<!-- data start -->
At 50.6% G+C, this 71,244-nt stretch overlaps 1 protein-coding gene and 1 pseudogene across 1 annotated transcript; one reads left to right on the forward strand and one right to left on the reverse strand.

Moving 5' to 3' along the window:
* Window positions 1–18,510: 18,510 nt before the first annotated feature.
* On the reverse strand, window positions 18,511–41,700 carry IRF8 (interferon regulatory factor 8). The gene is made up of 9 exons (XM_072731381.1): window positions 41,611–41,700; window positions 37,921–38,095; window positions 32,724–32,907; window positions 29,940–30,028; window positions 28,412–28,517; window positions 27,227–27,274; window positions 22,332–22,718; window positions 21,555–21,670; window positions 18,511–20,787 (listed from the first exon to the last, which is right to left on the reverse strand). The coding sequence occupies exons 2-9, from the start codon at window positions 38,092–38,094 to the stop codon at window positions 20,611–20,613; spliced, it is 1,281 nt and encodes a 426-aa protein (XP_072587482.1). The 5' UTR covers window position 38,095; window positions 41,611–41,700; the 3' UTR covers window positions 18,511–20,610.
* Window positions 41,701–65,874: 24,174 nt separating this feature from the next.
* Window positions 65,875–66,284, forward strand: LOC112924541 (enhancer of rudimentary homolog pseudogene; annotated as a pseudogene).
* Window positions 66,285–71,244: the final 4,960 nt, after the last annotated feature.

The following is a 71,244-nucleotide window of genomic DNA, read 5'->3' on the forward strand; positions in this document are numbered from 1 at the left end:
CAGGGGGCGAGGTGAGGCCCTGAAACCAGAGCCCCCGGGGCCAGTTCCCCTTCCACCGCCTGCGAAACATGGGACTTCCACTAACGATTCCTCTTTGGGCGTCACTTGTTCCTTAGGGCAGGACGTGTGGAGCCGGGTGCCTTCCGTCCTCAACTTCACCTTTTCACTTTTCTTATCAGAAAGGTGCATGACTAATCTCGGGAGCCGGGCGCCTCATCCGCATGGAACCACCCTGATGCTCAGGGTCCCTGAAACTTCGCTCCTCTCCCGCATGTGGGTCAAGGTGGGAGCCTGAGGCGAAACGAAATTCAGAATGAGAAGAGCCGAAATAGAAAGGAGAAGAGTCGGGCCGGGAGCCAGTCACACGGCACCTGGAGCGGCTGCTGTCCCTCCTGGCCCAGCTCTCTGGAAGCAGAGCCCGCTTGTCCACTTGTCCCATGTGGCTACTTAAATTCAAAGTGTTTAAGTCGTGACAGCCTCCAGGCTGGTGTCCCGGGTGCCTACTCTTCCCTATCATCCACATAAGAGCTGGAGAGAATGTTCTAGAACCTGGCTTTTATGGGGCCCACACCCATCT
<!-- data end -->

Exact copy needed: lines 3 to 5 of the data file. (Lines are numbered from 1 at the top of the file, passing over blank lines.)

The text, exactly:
* Window positions 1–18,510: 18,510 nt before the first annotated feature.
* On the reverse strand, window positions 18,511–41,700 carry IRF8 (interferon regulatory factor 8). The gene is made up of 9 exons (XM_072731381.1): window positions 41,611–41,700; window positions 37,921–38,095; window positions 32,724–32,907; window positions 29,940–30,028; window positions 28,412–28,517; window positions 27,227–27,274; window positions 22,332–22,718; window positions 21,555–21,670; window positions 18,511–20,787 (listed from the first exon to the last, which is right to left on the reverse strand). The coding sequence occupies exons 2-9, from the start codon at window positions 38,092–38,094 to the stop codon at window positions 20,611–20,613; spliced, it is 1,281 nt and encodes a 426-aa protein (XP_072587482.1). The 5' UTR covers window position 38,095; window positions 41,611–41,700; the 3' UTR covers window positions 18,511–20,610.
* Window positions 41,701–65,874: 24,174 nt separating this feature from the next.